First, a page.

Glavine, Franco continue to defy age as Mets rollOct 1, 2006 - 2:04 AM WASHINGTON (Ticker) -- Tom Glavine and Julio Franco taught the Washington Nationals to respect their elders.
Glavine worked six impressive innings and Franco matched a career high with five RBI as the New York Mets rolled to a 13-0 triumph over the Nationals in the penultimate regular-season contest for both teams.
Already without three-time Cy Young Award winner Pedro Martinez, who will be sidelined until May with tears in both his calf and rotator cuff, the Mets need Glavine to inherit the role of ace for the playoffs.
The 40-year-old lefthander played the part Saturday, allowing just three hits without a walk in his final tune-up for the playoffs. He also struck out four in improving to 3-1 over his last five starts.
"It was like the perfect tune-up," Mets manager Willie Randolph said. "We scored a bunch of runs for him and he was great tonight. (I'm) looking forward to his next start. ... He did everything you want to see. Hopefully that translates into next Thursday."
Glavine is 10 wins shy of becoming the 23rd pitcher in baseball history with 300 wins, but the former Cy Young Award winner is focused purely on the upcoming postseason.
"After that, I wish Thursday was coming a little bit sooner," said Glavine, who finished the season with a 3.82 ERA. "I couldn't have asked for anything better than that. To go out there and feel good, throw good, and get a lot of runs, it was a good night."
Glavine (15-7) also received plenty of help from his friends. In particular, 48-year-old Julio Franco drove in five runs for the seventh time in his career and for the first time in more than 12 years.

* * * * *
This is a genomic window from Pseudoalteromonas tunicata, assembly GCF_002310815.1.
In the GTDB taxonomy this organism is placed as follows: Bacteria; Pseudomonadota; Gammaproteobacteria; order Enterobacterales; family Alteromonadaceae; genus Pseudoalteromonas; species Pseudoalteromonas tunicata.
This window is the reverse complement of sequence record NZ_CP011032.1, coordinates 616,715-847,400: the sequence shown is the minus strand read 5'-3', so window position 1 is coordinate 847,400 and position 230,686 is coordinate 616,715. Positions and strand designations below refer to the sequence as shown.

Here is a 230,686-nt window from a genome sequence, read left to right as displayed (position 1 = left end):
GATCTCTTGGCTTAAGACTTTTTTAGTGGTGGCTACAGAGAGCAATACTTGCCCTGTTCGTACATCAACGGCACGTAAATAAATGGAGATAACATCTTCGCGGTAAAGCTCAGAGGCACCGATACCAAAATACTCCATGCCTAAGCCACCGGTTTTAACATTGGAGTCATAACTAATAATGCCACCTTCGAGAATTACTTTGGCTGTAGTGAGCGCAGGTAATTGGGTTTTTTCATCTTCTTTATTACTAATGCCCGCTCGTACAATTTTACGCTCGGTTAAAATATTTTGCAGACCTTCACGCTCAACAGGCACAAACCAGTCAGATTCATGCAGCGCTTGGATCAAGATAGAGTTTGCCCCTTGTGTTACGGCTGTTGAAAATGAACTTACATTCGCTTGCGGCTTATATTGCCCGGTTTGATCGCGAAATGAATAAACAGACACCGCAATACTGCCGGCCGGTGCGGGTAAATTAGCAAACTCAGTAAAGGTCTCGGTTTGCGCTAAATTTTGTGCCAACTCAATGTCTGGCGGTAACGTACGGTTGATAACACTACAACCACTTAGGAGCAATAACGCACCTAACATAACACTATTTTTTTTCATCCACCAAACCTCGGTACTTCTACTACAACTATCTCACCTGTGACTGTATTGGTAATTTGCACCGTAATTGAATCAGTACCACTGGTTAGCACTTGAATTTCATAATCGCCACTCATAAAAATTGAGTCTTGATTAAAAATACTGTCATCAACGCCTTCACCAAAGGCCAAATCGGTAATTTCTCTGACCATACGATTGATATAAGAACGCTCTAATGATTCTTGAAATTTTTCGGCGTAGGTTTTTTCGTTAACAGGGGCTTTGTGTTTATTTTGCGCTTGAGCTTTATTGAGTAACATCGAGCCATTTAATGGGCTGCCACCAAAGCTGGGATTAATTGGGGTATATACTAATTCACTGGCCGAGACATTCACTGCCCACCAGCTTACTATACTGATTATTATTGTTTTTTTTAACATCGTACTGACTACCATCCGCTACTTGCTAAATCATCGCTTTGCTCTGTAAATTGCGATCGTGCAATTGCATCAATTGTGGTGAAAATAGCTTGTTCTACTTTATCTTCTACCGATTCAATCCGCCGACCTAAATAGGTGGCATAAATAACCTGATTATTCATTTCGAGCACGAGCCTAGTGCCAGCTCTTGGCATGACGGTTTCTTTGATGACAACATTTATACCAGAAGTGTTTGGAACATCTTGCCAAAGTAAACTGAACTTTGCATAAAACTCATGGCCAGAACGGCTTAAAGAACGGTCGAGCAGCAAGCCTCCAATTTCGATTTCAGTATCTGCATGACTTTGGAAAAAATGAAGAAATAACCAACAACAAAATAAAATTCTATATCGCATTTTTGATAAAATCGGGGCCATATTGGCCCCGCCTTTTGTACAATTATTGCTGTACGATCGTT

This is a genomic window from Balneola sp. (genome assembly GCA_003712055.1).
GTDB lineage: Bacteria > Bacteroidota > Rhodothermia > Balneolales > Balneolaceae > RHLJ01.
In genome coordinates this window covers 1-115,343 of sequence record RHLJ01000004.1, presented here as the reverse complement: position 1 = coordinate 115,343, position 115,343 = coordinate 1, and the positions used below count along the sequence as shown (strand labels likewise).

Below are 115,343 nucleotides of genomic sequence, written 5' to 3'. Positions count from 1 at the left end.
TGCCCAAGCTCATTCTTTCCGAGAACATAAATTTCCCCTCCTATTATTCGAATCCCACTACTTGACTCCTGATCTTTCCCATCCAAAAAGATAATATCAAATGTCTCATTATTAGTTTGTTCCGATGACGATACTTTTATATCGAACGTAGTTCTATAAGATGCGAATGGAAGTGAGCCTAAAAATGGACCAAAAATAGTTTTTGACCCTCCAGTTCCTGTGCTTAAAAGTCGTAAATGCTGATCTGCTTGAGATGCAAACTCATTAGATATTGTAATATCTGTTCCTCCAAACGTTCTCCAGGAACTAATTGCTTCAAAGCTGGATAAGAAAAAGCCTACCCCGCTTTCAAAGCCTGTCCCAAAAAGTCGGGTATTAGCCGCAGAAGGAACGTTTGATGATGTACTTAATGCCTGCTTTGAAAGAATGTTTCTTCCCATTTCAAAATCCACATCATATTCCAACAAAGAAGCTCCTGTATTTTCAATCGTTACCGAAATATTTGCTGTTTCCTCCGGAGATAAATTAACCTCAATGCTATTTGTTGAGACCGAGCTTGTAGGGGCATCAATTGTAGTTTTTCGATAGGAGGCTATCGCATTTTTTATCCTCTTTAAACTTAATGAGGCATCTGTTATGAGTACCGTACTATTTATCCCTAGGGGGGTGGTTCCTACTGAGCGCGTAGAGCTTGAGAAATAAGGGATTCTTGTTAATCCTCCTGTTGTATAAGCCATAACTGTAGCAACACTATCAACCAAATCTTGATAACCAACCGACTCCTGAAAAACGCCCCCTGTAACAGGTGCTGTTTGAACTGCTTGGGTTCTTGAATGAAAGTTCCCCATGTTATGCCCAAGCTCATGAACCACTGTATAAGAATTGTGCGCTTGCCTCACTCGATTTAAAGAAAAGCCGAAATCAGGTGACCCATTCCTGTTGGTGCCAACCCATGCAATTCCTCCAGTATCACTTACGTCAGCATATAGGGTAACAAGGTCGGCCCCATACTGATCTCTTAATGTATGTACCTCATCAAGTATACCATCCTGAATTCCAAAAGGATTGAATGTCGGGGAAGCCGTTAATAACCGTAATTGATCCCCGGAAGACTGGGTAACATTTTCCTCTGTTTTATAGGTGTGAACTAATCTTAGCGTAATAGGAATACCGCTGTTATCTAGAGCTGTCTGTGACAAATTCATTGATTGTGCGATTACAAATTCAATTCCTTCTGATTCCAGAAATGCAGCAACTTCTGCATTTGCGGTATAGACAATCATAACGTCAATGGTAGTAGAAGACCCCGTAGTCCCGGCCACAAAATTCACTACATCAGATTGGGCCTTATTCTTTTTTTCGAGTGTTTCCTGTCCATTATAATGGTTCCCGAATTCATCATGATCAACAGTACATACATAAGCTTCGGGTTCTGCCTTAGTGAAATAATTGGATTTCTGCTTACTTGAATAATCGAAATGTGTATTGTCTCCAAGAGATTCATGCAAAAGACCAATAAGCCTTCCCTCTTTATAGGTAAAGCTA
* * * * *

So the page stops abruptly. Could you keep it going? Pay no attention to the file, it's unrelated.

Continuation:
"He's pretty remarkable, and tonight was another example," Glavine said. "It just seems like when he gets in there to play and gets an opportunity, he does something with it. He certainly is going to be a big key for us in the postseason."
Franco smacked a three-run homer in the first inning and added a two-run double in the following frame. He also singled in the fourth, giving him a couple of shots at an improbable cycle.
"It would have been interesting to see him leg out a triple," Randolph said. "I was hoping he would. That would've been funny. I think he probably would've got thrown out by half a mile, but he probably would've tried it."
"Of course you think about (the cycle)," Franco said. "You think that happens every day? If I hit the ball in the gap, I was going to run until they tagged me or I made it to third."
Franco's second home run of the season was one of a season-high five on the night for New York, which also received blasts from Endy Chavez, Shawn Green, Ramon Castro and David Wright.
"We're trying to be aggressive and trying to make good contact to continue to be ready for the playoffs," said Chavez, who homered for the first time since August 18. "We're already in the playoffs. It don't matter if this game doesn't count for us any more, but the numbers are still counting. We're trying to keep things the right way and make something happen in the playoffs."
Darren Oliver worked the seventh inning and Royce Ring logged the final two frames to seal the four-hitter for the Mets, who won their third straight contest following a stretch of seven losses in eight games.
New York (96-65) will face either San Diego or Los Angeles - whichever winds up as the wild card team - in the National League Division Series.
Much of the Mets' offense came against rookie Beltran Perez (2-1), who was charged with six runs and six hits in three innings in his third career start.
"You don't like to go out and see your ballclub get banged around the way we did tonight," Nationals manager Frank Robinson said. "At least it wasn't sloppy."
Washington has lost three of four following a three-game winning streak. The highlight of the night for the Nationals was Robinson waving to the fans on the day it officially was announced that he would not return next season as the team's skipper.
"I look at Frank Robinson as a living legend," Randolph said. "He was an outstanding player. ... I think it's important that people know what kind of legacy he's been a part of. And the fact that he's done a great job for this organization, so it's kind of sad to see him leave. The fans love him and it's nice to see them acknowledge him like that."
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